Open Data: pushing back the frontiers together

As well as making data from particle physics research public, the CMS experiment has developed additional tools in github to be used in schools


S'Cool LAB Summer CAMP 2017
Every year, students and teachers who participate in CERN’s summer programmes, get the chance to explore different learning resources in particle physics. (Image: CERN)

These days we are drowning in data. However, making public the huge amounts being produced every second by governmental institutions, scientific experiments and other endeavours, can provide interesting resources for educators from all over the globe. The experiments at CERN are prime examples of this, and for some years, CERN has pioneered Open Data in High-Energy Physics. The cutting-edge particle physics research data is publicly available and just a few clicks away from any teacher, student or curious aficionado.

With computers and increasingly intricate algorithms needed to probe deeper into nature's secrets, programming skills are more important than ever. So the CMS experiment has gone a step further.  In addition to sharing the original data from the experiment, the collaboration has also created simplified sets and tools that can be used in schools. Everything is available for free on github and requires no previous expertise.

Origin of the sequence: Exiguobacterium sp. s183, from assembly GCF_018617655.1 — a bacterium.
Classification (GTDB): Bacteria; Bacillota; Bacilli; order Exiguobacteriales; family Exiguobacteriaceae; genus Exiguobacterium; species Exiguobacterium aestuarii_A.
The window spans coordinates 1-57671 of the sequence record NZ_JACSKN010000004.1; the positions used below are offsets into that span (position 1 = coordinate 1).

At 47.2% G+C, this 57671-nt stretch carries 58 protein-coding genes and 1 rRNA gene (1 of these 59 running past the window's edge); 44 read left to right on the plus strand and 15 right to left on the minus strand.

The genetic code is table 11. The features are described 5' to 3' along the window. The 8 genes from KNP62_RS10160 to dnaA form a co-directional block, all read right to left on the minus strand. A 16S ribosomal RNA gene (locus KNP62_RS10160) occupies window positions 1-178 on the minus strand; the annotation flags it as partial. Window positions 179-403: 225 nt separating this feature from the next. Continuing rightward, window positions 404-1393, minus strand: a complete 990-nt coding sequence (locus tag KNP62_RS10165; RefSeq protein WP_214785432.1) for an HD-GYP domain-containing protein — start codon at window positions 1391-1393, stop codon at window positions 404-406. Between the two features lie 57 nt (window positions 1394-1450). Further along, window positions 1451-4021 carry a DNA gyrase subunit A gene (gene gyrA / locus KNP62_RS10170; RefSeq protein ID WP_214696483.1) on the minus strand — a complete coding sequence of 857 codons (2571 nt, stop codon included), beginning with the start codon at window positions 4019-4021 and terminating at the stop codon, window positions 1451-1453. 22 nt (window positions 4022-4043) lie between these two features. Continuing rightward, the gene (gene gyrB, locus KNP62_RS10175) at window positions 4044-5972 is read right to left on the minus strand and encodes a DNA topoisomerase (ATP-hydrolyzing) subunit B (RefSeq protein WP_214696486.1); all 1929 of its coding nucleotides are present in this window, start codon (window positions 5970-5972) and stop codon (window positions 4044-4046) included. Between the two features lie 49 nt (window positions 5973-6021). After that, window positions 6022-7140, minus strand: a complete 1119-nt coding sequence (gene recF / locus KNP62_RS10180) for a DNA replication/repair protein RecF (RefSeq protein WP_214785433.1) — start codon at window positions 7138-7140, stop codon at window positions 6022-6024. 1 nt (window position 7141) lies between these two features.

The main material bank can be found in the English folder, but it's constantly expanding as the project continues. Some other ready-to-use exercises also exist in Spanish, German, Finnish and Greek. CMS uses Jupyter notebooks (interactive website-like programming environment tools), try one out.

An example of code from a Jupyter notebook exercise that introduces CMS and calculates the invariant mass histogram using event data (Image: CMS/CERN)


These materials have been tested and developed with many science teachers and enthusiastic students. The results and reactions have been almost universally positive, with many saying how easy the materials are to use. Students have enjoyed learning about scientific methodology as well as the subjects themselves, such as particle physics or statistics.

”It's exciting to use actual coding with real data from scientific experiments. I wish there was more of it in school.” – High-school student, who had a taste of Open Data in their classroom.

Find out more about CMS’s resources and about the Open Data project in general: